One of the elements that is a source of confusion is the somewhat disjointed way in which some of the scenes are written. While on the one hand, I found myself frequently rereading scenes, I also realized that the writing style of these scenes did exactly what they were meant to do: leave the reader with a sense of vague understanding and disjointed wonder, often times not sure of what has just transpired. This technique serves its purpose but often leaves the reader unclear as to what has happened.
The character of Roland is especially masterful in this novel. At once a character like Obi-Wan in Episode IV and Gandalf (although seemingly younger), he not only can handle things himself but senses his changing role. He effectively guides the companions and really comes alive for the reader. Maybe it is because we are not trapped inside his mind alone, but also begin to see him from the vantage points of the other characters.
Regardless, it does seem as though there is much more to him than had been revealed throughout the story so far. It is heavily implied that he knows more about this entire journey than he has let on and it is very clear that he has a storied past, which has yet to be told. But just how much he knows and what his role will continue to be a mystery. I, for one, am excited to discover it. Either way, the enigma of Roland is more than enough to keep the reader wanting more. Roland’s increase in power and presence in the story is best summed up in his challenge to Blaine:
“Kill if you will, but command me nothing! You have forgotten the faces of those who made you! Now either kill us or be silent and listen to me, Roland of Gilead, son of Steven, gunslinger, and lord of the ancient lands! I have not come across all the miles and all the years to listen to your childish prating! Do you understand? Now you will listen to ME!”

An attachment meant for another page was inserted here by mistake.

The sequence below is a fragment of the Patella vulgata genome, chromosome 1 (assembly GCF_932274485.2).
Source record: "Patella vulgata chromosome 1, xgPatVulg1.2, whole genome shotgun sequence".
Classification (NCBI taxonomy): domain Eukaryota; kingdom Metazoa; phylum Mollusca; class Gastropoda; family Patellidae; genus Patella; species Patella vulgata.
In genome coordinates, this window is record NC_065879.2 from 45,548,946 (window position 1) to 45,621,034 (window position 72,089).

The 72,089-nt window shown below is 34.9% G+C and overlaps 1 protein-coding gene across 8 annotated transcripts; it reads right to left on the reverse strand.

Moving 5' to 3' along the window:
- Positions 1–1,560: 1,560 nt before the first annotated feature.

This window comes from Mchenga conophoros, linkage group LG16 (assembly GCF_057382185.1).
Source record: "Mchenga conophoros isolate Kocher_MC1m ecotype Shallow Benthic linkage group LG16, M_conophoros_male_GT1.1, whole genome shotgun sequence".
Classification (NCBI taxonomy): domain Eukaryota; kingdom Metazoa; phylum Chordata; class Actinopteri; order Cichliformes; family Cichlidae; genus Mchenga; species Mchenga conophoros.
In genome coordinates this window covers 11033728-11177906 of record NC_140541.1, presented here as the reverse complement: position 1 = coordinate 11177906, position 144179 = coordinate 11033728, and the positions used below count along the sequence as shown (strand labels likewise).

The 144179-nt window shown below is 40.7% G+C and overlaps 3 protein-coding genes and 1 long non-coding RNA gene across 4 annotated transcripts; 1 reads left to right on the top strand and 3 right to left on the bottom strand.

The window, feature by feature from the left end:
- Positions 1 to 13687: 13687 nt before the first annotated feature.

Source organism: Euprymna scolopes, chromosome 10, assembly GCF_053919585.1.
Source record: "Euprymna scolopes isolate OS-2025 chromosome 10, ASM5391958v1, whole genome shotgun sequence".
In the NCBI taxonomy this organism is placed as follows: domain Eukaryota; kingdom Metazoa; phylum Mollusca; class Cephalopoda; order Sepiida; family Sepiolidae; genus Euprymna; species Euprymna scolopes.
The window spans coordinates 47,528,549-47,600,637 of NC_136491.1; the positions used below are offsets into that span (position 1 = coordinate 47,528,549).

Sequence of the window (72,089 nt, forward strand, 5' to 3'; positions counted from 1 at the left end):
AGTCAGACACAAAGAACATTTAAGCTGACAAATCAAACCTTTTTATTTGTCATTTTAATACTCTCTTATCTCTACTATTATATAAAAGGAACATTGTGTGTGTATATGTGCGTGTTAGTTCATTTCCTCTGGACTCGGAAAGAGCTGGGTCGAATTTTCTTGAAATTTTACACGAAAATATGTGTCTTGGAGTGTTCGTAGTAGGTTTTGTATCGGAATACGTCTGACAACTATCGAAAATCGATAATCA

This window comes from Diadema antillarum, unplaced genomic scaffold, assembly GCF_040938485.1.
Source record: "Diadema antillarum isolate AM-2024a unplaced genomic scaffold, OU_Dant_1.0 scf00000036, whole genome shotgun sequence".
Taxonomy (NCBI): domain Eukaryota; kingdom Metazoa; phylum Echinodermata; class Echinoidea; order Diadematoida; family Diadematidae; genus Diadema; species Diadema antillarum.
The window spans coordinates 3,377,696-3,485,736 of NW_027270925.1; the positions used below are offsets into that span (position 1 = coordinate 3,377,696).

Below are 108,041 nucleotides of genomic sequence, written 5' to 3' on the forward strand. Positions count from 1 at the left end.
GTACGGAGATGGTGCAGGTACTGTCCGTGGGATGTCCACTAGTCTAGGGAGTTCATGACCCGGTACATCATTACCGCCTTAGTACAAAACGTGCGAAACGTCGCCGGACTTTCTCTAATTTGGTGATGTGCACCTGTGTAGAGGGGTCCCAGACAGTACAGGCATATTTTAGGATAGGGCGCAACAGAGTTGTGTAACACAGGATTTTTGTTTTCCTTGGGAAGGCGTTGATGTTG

The struggle of the ka-tet also begins to take shape as the Man in Black again appears, very much alive. This is a much needed step as this story has really not had much tension other than that which has been internally wrought by Roland and the basic struggles of surviving in an uncaring environment. There hasn't really been much working against the companions except harsh surroundings and circumstantial pressure. The Man in Black’s recruitment of Tick Tock puts a face to an otherwise elusive evil force and brings the story to a new level.
The role of technology (Blaine, the gas, the Beam, the Bear) is a very intriguing element of not only Mid-World, but of the story in general. Whether or not it is intentional on King’s part, the foreboding nature of tech in Mid-World comes across as a very vivid warning: dependence on such is precarious and can cause great harm. I do find it interesting that the protagonists seem to uphold an ancient sense of honor and self-reliance that negates the need for such tools. Technology in this world is indifferent at best and malicious at worst, seeming to have taken on an almost human facade of spite. From the vague familiarity to the sense of foreboding surrounding technology, the reader feels an intuitive pull that perhaps Mid-World isn't a where, but rather a when....more